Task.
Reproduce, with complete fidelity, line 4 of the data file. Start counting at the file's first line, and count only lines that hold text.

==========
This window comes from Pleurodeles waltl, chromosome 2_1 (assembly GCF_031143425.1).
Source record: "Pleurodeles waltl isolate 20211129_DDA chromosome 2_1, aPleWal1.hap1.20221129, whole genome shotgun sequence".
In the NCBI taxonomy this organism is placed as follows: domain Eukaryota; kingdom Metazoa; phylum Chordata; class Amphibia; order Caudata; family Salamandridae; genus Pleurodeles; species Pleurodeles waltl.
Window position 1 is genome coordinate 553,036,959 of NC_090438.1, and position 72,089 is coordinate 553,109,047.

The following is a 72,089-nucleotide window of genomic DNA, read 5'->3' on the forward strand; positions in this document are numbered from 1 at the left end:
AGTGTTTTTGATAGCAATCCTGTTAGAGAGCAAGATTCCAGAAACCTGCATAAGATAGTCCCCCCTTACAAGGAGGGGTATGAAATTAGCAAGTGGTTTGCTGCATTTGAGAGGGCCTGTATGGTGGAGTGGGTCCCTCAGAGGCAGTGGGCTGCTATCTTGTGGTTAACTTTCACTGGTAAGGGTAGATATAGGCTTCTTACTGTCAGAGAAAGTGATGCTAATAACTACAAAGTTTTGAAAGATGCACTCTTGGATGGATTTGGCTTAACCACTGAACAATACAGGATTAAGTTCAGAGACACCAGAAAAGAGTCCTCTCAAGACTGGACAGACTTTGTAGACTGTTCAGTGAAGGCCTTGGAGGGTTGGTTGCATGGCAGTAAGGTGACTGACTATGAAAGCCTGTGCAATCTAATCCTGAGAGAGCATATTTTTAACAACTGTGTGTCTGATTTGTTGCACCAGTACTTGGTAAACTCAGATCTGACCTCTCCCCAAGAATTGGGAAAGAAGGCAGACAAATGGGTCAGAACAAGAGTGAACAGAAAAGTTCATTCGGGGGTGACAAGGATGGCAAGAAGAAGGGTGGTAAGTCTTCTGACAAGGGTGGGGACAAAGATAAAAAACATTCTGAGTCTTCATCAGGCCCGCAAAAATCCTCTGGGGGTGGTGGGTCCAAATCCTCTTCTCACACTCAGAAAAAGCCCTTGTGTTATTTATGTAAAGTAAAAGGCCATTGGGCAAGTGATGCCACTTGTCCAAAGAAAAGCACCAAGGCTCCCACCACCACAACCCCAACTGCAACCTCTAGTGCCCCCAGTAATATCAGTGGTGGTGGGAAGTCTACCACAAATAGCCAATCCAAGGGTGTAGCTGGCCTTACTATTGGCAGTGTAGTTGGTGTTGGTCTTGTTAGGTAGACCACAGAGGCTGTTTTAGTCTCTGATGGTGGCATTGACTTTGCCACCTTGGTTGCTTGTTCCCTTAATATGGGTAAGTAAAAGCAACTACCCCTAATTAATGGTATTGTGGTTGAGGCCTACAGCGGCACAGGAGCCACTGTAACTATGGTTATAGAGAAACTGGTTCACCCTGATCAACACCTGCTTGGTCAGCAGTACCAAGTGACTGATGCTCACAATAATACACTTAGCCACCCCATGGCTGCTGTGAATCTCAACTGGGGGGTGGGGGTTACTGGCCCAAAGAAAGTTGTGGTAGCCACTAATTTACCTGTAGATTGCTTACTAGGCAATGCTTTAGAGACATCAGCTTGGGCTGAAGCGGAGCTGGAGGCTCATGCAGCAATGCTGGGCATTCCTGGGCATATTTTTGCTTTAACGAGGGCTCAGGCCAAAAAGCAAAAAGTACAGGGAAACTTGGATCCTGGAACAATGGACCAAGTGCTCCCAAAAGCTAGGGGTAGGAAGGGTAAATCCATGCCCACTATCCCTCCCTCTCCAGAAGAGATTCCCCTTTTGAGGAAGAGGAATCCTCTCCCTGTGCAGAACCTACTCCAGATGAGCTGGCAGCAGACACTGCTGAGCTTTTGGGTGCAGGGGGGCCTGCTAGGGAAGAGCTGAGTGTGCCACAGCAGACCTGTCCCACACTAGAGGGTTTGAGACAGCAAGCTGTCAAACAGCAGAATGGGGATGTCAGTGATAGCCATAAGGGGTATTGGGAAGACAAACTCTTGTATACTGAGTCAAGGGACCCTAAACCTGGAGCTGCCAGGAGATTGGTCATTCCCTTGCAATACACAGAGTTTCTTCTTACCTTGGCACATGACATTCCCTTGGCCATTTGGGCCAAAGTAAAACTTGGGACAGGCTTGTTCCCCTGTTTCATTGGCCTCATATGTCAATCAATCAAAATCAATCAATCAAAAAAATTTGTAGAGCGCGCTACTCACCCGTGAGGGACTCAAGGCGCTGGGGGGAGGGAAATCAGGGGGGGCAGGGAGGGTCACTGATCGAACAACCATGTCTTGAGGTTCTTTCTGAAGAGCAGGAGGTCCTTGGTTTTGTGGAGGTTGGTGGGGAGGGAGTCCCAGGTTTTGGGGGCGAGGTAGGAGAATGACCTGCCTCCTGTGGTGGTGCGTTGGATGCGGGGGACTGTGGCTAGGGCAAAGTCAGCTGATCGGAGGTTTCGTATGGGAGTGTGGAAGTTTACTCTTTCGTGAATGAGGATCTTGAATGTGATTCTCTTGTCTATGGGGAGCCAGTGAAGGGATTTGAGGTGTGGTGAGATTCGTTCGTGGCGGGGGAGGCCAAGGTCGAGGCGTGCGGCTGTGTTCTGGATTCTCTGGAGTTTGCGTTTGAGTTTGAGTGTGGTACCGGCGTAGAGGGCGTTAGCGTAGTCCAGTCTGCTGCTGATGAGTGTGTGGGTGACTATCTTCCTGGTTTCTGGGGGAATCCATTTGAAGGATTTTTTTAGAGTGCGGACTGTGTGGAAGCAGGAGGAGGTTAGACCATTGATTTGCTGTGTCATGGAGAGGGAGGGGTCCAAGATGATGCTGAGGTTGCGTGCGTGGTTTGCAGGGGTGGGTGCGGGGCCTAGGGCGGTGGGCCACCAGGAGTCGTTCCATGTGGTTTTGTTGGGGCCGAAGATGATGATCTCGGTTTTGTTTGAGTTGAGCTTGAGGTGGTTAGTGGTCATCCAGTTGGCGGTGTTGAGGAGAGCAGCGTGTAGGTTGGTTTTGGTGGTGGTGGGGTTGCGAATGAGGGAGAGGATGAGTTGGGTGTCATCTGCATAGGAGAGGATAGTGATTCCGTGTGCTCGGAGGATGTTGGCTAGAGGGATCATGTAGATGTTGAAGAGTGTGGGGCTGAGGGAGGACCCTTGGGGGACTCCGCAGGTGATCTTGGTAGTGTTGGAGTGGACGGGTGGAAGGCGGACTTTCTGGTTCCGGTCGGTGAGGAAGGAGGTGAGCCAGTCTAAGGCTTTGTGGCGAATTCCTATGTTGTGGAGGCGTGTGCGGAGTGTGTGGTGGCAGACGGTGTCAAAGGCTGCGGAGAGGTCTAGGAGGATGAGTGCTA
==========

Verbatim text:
Window position 1 is genome coordinate 553,036,959 of NC_090438.1, and position 72,089 is coordinate 553,109,047.